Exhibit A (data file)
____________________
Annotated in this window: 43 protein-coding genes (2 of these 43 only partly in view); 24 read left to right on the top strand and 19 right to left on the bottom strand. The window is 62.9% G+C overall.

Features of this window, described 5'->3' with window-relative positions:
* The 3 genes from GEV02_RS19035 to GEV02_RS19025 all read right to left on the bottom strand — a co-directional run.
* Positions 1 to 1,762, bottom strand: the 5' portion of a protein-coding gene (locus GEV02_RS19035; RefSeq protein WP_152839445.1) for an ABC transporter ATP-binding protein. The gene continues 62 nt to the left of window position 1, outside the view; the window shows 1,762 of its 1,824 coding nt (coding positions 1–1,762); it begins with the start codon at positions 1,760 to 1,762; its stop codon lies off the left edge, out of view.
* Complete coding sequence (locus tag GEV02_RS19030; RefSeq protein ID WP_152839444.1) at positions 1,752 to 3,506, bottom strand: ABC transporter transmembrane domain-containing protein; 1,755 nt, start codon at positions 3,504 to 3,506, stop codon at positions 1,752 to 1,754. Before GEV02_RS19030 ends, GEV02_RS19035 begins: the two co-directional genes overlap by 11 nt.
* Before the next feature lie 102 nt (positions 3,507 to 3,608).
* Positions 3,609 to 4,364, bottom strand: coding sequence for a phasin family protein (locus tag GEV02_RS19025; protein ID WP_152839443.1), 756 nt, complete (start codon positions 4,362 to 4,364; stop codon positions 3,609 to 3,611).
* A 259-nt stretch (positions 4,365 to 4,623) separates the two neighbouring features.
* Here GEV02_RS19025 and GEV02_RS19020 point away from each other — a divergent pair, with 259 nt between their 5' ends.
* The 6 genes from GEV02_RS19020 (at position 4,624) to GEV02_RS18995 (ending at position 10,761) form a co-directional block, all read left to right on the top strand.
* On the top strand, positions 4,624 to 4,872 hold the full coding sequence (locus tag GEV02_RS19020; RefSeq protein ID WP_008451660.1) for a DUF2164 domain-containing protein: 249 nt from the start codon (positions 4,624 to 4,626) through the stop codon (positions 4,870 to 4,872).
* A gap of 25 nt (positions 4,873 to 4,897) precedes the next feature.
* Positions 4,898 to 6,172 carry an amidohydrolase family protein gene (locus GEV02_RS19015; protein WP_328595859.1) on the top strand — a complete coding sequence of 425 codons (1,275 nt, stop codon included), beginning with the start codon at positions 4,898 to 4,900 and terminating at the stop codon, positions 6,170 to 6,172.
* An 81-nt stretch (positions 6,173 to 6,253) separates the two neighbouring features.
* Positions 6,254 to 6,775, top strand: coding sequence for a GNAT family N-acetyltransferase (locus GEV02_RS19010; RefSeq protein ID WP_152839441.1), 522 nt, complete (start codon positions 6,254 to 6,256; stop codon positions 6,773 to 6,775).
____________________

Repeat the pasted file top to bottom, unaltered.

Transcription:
Annotated in this window: 43 protein-coding genes (2 of these 43 only partly in view); 24 read left to right on the top strand and 19 right to left on the bottom strand. The window is 62.9% G+C overall.

Features of this window, described 5'->3' with window-relative positions:
* The 3 genes from GEV02_RS19035 to GEV02_RS19025 all read right to left on the bottom strand — a co-directional run.
* Positions 1 to 1,762, bottom strand: the 5' portion of a protein-coding gene (locus GEV02_RS19035; RefSeq protein WP_152839445.1) for an ABC transporter ATP-binding protein. The gene continues 62 nt to the left of window position 1, outside the view; the window shows 1,762 of its 1,824 coding nt (coding positions 1–1,762); it begins with the start codon at positions 1,760 to 1,762; its stop codon lies off the left edge, out of view.
* Complete coding sequence (locus tag GEV02_RS19030; RefSeq protein ID WP_152839444.1) at positions 1,752 to 3,506, bottom strand: ABC transporter transmembrane domain-containing protein; 1,755 nt, start codon at positions 3,504 to 3,506, stop codon at positions 1,752 to 1,754. Before GEV02_RS19030 ends, GEV02_RS19035 begins: the two co-directional genes overlap by 11 nt.
* Before the next feature lie 102 nt (positions 3,507 to 3,608).
* Positions 3,609 to 4,364, bottom strand: coding sequence for a phasin family protein (locus tag GEV02_RS19025; protein ID WP_152839443.1), 756 nt, complete (start codon positions 4,362 to 4,364; stop codon positions 3,609 to 3,611).
* A 259-nt stretch (positions 4,365 to 4,623) separates the two neighbouring features.
* Here GEV02_RS19025 and GEV02_RS19020 point away from each other — a divergent pair, with 259 nt between their 5' ends.
* The 6 genes from GEV02_RS19020 (at position 4,624) to GEV02_RS18995 (ending at position 10,761) form a co-directional block, all read left to right on the top strand.
* On the top strand, positions 4,624 to 4,872 hold the full coding sequence (locus tag GEV02_RS19020; RefSeq protein ID WP_008451660.1) for a DUF2164 domain-containing protein: 249 nt from the start codon (positions 4,624 to 4,626) through the stop codon (positions 4,870 to 4,872).
* A gap of 25 nt (positions 4,873 to 4,897) precedes the next feature.
* Positions 4,898 to 6,172 carry an amidohydrolase family protein gene (locus GEV02_RS19015; protein WP_328595859.1) on the top strand — a complete coding sequence of 425 codons (1,275 nt, stop codon included), beginning with the start codon at positions 4,898 to 4,900 and terminating at the stop codon, positions 6,170 to 6,172.
* An 81-nt stretch (positions 6,173 to 6,253) separates the two neighbouring features.
* Positions 6,254 to 6,775, top strand: coding sequence for a GNAT family N-acetyltransferase (locus GEV02_RS19010; RefSeq protein ID WP_152839441.1), 522 nt, complete (start codon positions 6,254 to 6,256; stop codon positions 6,773 to 6,775).